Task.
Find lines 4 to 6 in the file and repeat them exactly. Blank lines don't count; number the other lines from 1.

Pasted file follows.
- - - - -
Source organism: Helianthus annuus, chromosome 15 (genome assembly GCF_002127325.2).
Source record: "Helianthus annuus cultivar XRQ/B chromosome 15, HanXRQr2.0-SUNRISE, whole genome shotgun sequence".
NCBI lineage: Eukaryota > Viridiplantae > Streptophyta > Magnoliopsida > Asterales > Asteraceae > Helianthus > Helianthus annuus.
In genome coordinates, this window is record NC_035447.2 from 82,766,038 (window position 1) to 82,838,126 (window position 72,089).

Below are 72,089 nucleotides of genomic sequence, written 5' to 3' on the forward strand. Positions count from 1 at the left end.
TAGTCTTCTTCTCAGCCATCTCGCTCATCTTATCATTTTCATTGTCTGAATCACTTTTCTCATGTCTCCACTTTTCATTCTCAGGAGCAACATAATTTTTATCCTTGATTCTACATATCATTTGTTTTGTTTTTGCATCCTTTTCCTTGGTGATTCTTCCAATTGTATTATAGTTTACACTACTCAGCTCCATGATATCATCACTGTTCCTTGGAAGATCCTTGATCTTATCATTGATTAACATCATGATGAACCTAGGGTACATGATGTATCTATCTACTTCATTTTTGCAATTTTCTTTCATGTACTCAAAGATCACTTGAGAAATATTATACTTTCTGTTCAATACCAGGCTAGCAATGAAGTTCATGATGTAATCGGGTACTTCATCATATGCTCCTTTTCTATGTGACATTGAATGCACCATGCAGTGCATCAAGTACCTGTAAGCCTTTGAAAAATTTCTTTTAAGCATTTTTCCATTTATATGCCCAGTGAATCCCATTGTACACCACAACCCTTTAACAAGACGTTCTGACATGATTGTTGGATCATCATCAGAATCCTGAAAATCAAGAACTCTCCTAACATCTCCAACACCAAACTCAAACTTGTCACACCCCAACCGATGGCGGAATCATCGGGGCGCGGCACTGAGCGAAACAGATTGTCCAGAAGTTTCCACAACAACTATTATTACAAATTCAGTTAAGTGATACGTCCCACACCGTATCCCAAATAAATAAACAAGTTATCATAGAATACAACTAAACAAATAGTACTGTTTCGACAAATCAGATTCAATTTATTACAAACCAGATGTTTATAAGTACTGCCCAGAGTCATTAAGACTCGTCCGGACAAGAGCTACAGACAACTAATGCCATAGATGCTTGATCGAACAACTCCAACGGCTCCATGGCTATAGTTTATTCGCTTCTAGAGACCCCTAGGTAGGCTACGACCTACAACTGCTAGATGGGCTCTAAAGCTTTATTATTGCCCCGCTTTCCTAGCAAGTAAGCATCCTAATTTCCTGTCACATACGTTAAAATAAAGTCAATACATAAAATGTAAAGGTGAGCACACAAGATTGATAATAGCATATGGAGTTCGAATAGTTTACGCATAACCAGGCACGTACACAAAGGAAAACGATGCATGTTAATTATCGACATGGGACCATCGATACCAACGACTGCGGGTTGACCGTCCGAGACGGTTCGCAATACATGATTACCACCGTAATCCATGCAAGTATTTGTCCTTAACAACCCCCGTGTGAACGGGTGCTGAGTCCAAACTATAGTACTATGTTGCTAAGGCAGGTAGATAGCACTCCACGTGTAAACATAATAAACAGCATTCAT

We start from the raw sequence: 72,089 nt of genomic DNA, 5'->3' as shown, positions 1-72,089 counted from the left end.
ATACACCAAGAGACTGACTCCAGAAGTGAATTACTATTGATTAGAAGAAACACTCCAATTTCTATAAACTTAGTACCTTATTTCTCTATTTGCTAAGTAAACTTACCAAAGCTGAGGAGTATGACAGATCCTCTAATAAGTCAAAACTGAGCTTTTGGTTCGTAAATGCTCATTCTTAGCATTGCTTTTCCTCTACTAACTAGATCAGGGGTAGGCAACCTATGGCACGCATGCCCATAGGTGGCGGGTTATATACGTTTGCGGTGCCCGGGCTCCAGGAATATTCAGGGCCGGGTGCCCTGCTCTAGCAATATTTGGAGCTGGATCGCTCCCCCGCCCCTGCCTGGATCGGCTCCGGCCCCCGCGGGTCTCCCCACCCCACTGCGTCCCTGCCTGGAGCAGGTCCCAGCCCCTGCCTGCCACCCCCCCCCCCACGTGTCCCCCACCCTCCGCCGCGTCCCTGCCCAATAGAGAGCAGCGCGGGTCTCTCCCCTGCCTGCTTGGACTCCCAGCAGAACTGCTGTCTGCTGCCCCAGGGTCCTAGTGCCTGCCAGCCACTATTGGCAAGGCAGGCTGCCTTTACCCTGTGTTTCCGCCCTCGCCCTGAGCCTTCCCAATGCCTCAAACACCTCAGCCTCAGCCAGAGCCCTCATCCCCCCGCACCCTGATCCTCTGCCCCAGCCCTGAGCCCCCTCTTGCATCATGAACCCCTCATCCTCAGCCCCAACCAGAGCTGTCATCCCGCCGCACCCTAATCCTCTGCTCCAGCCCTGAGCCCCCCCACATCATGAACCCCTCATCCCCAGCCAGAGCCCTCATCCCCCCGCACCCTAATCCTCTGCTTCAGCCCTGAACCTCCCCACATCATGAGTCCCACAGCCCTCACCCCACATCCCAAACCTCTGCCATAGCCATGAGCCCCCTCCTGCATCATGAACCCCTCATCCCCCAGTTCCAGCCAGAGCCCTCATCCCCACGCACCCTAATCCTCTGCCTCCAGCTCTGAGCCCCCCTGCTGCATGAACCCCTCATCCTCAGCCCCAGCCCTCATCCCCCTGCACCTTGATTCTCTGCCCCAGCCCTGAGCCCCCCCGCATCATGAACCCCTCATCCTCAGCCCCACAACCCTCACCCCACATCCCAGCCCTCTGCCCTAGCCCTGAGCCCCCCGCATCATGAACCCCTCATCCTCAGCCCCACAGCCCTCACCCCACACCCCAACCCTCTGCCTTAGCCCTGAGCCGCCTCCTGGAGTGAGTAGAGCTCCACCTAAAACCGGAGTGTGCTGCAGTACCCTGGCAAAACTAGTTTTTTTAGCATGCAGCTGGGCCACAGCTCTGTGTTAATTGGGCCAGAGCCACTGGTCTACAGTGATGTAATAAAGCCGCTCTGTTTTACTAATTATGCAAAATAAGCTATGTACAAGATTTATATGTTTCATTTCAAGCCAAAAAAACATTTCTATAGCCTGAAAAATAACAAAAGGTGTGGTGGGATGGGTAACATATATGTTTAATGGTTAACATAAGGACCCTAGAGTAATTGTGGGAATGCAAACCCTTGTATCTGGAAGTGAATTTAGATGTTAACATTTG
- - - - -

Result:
In genome coordinates, this window is record NC_035447.2 from 82,766,038 (window position 1) to 82,838,126 (window position 72,089).

Below are 72,089 nucleotides of genomic sequence, written 5' to 3' on the forward strand. Positions count from 1 at the left end.
TAGTCTTCTTCTCAGCCATCTCGCTCATCTTATCATTTTCATTGTCTGAATCACTTTTCTCATGTCTCCACTTTTCATTCTCAGGAGCAACATAATTTTTATCCTTGATTCTACATATCATTTGTTTTGTTTTTGCATCCTTTTCCTTGGTGATTCTTCCAATTGTATTATAGTTTACACTACTCAGCTCCATGATATCATCACTGTTCCTTGGAAGATCCTTGATCTTATCATTGATTAACATCATGATGAACCTAGGGTACATGATGTATCTATCTACTTCATTTTTGCAATTTTCTTTCATGTACTCAAAGATCACTTGAGAAATATTATACTTTCTGTTCAATACCAGGCTAGCAATGAAGTTCATGATGTAATCGGGTACTTCATCATATGCTCCTTTTCTATGTGACATTGAATGCACCATGCAGTGCATCAAGTACCTGTAAGCCTTTGAAAAATTTCTTTTAAGCATTTTTCCATTTATATGCCCAGTGAATCCCATTGTACACCACAACCCTTTAACAAGACGTTCTGACATGATTGTTGGATCATCATCAGAATCCTGAAAATCAAGAACTCTCCTAACATCTCCAACACCAAACTCAAACTTGTCACACCCCAACCGATGGCGGAATCATCGGGGCGCGGCACTGAGCGAAACAGATTGTCCAGAAGTTTCCACAACAACTATTATTACAAATTCAGTTAAGTGATACGTCCCACACCGTATCCCAAATAAATAAACAAGTTATCATAGAATACAACTAAACAAATAGTACTGTTTCGACAAATCAGATTCAATTTATTACAAACCAGATGTTTATAAGTACTGCCCAGAGTCATTAAGACTCGTCCGGACAAGAGCTACAGACAACTAATGCCATAGATGCTTGATCGAACAACTCCAACGGCTCCATGGCTATAGTTTATTCGCTTCTAGAGACCCCTAGGTAGGCTACGACCTACAACTGCTAGATGGGCTCTAAAGCTTTATTATTGCCCCGCTTTCCTAGCAAGTAAGCATCCTAATTTCCTGTCACATACGTTAAAATAAAGTCAATACATAAAATGTAAAGGTGAGCACACAAGATTGATAATAGCATATGGAGTTCGAATAGTTTACGCATAACCAGGCACGTACACAAAGGAAAACGATGCATGTTAATTATCGACATGGGACCATCGATACCAACGACTGCGGGTTGACCGTCCGAGACGGTTCGCAATACATGATTACCACCGTAATCCATGCAAGTATTTGTCCTTAACAACCCCCGTGTGAACGGGTGCTGAGTCCAAACTATAGTACTATGTTGCTAAGGCAGGTAGATAGCACTCCACGTGTAAACATAATAAACAGCATTCAT